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Passive park in Colonie now open for public use

Ribbon is cut on Mohawk Riverside Landing Park

From left, brothers Evan and Caleb Czolowski, of Troop 62 display the bird feeders they built for the Mohawk Riverside Landing Park. 

From left, brothers Evan and Caleb Czolowski, of Troop 62 display the bird feeders they built for the Mohawk Riverside Landing Park.  Photo by Billy DeLap.

— Mohawk Riverside Landing Park is officially open for public use, a milestone that was marked with a recent ribbon-cutting ceremony.

A small crowd gathered on Thursday, Oct. 3, at the park located in Latham on River Road to celebrate the opening. Colonie Town Supervisor Paula Mahan was there to cut the ribbon.

The park is located at the site of the formerly vacant Latham Water Treatment Plant. The old structures were torn down in 2011 and the land developed into a passive park, which means it features a natural setting without athletic fields or playgrounds. There is an area with picnic tables, a restroom, parking spaces and bike paths that connect to the Mohawk-Hudson Bike Path.

“This is very big. This is an area that was a real eyesore, the building that was here was falling apart and so for many years, going back probably to ’96, there was hope of something being developed here that never came to fruition, “ said Mahan.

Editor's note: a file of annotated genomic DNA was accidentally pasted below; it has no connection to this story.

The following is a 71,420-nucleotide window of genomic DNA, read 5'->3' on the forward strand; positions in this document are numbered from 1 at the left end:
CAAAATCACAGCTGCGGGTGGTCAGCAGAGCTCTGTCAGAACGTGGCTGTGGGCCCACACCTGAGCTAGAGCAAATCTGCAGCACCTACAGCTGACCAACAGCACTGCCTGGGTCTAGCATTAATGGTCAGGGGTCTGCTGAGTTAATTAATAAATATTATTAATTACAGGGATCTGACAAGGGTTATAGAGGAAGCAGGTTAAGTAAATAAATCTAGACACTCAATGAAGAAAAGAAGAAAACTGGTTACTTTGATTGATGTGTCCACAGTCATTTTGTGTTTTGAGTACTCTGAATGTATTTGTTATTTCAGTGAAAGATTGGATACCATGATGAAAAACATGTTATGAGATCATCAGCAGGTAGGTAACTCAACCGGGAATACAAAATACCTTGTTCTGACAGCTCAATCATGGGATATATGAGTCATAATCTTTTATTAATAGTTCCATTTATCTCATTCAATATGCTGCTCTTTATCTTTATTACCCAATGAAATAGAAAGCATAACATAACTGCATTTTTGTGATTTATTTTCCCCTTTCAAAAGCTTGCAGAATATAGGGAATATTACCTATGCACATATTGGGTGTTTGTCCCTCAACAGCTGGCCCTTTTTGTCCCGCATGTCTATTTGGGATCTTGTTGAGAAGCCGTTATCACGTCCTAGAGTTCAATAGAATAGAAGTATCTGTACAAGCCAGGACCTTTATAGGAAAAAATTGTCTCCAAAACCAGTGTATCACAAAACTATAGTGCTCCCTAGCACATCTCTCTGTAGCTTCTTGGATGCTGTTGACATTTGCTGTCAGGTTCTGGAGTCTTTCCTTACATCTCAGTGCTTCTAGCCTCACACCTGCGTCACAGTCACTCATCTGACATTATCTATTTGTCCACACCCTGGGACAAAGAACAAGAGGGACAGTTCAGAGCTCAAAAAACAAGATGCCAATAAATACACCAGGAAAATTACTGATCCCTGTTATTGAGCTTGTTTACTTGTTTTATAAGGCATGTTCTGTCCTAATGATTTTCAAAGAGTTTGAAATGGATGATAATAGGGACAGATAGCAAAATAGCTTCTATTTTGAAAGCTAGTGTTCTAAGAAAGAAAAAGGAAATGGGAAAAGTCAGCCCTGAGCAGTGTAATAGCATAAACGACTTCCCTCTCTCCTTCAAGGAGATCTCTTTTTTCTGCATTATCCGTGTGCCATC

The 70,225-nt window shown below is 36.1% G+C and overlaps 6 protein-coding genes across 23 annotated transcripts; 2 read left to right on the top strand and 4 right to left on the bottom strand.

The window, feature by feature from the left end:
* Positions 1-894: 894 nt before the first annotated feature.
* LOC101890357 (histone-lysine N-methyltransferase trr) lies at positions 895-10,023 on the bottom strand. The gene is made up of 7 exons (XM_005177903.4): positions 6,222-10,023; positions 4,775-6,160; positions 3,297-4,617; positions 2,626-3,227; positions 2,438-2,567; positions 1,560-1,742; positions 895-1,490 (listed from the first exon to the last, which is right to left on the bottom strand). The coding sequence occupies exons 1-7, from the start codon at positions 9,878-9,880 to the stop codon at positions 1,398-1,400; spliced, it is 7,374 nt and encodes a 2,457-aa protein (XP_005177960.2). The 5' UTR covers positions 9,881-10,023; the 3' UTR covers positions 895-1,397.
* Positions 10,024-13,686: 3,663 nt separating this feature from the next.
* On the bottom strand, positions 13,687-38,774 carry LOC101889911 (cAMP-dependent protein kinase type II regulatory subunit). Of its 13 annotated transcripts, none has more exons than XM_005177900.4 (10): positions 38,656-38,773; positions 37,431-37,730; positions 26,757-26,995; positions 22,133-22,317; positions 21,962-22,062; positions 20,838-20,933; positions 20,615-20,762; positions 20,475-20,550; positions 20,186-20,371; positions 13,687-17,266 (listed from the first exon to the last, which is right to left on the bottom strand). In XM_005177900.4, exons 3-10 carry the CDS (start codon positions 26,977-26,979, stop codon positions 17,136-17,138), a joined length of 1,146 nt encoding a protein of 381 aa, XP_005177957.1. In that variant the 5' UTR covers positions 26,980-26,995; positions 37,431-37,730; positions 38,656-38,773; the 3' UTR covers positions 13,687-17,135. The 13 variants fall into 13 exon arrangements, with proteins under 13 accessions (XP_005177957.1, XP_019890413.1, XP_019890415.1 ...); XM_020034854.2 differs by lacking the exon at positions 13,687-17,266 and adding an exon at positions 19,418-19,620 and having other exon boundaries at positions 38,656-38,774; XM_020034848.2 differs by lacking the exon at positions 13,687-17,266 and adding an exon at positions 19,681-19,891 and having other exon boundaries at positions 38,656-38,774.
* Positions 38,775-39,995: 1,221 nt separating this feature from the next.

Original plans for the park called for more amenities, including basketball courts, a pavilion and solar panels. The design was dialed back due to lack of funds.

Most of the money for development of the park came from the City of Schenectady Industrial Development Agency and much of the work was done by the water department, which owns the land.

The town changed the speed limit on River Road in 2012 to 30 mph, and cited the park as a reason for the change.

Not wanting to pass up an opportunity to contribute to the park, brothers Evan and Caleb Czolowski, from Cub Scout Troop 62, donated two birdhouses they built to be placed in the park. The birdhouses will be homes for smaller birds. They drilled holes a certain diameter to keep sparrows out, because sparrows can become aggressive and try to take over the home.

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